Luz Maria De-Regil.

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I moved to Ottawa four years ago to work with Nutrition International, a made-in-Canada international development organization that has been instrumental in scaling up two of the most successful programs in global nutrition: vitamin A supplementation and salt iodization. Over the last few years, I’ve seen more of these kinds of high-impact nutrition initiatives led by Canada and am convinced they are truly helping to shape today’s global nutrition movement.

As we celebrate Canada’s 150th and all that is great about this country, it seems appropriate to highlight the success story of Canada’s leadership on global nutrition, which has been unfolding for over 25 years.

Walking the talk on nutrition

When it comes to nutrition, Canada not only walks the talk, it does so with open dialogue and active engagement with multilateral partners, grassroots organizations, and the vital knowledge and support of local agents of change within high-burden countries.

The Global Nutrition Report shows that Canada is a leading donor to global nutrition, especially for women, children and adolescent girls, supporting both nutrition-specific and nutrition-sensitive interventions.

Saving lives with Vitamin A

One of Canada’s greatest success stories on global nutrition is vitamin A. Through the support of the Government of Canada, Nutrition International alone supplies 75% of the world’s need for high-dose vitamin A supplements – saving the lives of over four million children around the world since 1998 and improving the eyesight and the immune systems of many more.

Salt iodization

Millions of people do not consume sufficient amounts of iodine in their diet. For more than a decade, the Government of Canada has been a leading investor in the scale up of universal salt iodization around the world. Just in the last year, Nutrition International reached more than 400 million people with this affordable and simple solution, protecting almost 170,000 newborns from mental impairment.

Canadian innovations: double fortified salt and multiple micronutrient powders

In addition to vitamin A and salt iodization, Canadians have also led the way in the development of innovative technologies for improving nutrition, including double fortified salt and multiple micronutrient powders (MNPs). The technology to fortify salt with iron in addition to iodine was developed through collaboration between the University of Toronto and Nutrition International, and further tested with other renowned universities. This innovation is now being scaled-up in some states in India, with the potential for further expansion.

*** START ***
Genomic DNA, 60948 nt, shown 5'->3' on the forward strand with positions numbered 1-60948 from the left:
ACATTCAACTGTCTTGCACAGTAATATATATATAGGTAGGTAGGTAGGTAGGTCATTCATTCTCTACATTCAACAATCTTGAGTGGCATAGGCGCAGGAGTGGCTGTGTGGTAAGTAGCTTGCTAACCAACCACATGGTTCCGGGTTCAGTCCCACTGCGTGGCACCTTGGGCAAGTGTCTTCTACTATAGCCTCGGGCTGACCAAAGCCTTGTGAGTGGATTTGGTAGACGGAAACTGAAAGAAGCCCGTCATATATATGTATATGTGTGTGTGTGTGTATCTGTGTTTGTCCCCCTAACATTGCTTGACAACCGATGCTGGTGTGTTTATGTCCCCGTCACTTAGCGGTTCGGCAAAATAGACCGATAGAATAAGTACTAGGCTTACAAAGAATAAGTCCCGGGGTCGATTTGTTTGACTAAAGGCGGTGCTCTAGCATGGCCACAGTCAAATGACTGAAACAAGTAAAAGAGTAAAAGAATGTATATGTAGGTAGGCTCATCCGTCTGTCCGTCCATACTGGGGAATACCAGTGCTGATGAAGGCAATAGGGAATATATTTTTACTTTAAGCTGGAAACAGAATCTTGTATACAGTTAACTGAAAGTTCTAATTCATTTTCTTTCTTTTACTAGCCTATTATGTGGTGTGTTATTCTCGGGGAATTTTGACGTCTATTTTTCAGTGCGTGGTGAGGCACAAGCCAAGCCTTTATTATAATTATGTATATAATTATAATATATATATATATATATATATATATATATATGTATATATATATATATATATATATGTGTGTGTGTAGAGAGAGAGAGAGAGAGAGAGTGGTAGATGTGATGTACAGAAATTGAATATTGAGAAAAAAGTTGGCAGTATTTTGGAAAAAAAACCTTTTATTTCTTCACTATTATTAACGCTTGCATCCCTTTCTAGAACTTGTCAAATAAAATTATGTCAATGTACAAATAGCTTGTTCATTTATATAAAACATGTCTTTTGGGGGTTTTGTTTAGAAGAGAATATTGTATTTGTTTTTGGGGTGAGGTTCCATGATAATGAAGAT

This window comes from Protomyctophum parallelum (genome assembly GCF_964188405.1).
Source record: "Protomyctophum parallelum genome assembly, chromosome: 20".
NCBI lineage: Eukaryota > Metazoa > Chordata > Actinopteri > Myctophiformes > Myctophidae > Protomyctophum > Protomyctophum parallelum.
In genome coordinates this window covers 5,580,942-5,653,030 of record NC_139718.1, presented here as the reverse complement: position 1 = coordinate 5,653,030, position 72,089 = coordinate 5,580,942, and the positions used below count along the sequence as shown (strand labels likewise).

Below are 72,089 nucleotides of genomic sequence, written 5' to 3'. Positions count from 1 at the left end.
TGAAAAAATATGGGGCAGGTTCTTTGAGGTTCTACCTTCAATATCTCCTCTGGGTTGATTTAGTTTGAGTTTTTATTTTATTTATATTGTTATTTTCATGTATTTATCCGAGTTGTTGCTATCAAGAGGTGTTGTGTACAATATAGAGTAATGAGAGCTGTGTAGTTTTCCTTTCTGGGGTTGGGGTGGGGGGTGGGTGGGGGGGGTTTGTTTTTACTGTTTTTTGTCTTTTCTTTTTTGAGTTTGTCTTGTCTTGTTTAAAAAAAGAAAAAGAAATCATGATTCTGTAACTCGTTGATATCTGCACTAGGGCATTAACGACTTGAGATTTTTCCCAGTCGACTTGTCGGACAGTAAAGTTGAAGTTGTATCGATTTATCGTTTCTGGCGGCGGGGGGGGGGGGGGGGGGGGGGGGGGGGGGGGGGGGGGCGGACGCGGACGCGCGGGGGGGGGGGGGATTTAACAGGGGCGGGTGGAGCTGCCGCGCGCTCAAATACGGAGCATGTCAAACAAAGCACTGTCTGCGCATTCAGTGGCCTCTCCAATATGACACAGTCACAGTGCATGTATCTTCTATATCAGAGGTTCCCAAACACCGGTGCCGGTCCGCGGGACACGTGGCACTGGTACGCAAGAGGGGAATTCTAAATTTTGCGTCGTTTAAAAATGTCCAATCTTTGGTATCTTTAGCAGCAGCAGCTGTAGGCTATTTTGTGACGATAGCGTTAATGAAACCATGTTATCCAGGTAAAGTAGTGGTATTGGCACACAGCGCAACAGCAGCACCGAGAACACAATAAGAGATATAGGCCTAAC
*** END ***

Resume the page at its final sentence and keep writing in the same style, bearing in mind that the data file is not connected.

Similarly, MNPs were developed by Canadian researcher Stan Zlotkin. When these sachets of powdered vitamins and minerals are added to a child’s semi-solid food, it can greatly increase the micronutrient content of a child’s diet. UNICEF estimated that in 2015, five million children were reached with micronutrient powders through programmes implemented in 44 countries. Nutrition International has contributed to these efforts in high-burden countries, to ensure that children aged 6-23 months have access to the proper nutrition that is so crucial for early childhood development.

A feminist approach to nutrition

In addition to, and supporting each of these nutrition interventions, is the fact that Canada is a longstanding champion of advancing nutrition for women and girls, who are most at risk for poor nutrition. More than one billion women and girls today are malnourished and over half a billion women and girls worldwide suffer from anaemia.

In 2016, Nutrition International, with the support of Canada, launched the Right Start Initiative. Right Start is a multi-faceted program that has an ambitious goal of reaching 100 million women and girls in nine countries with critical nutrition interventions that will help to change lives. These interventions will reduce anaemia, low birth weight, mortality and stunting–ultimately helping to build resilience and gender equality.

From MNPs, to fortified salt, to vitamin A and critical nutrition interventions for women and girls, I’ve witnessed Canada’s leadership on global nutrition. This Canada Day, join me in celebrating the impact of this amazing country in building a world free from malnutrition.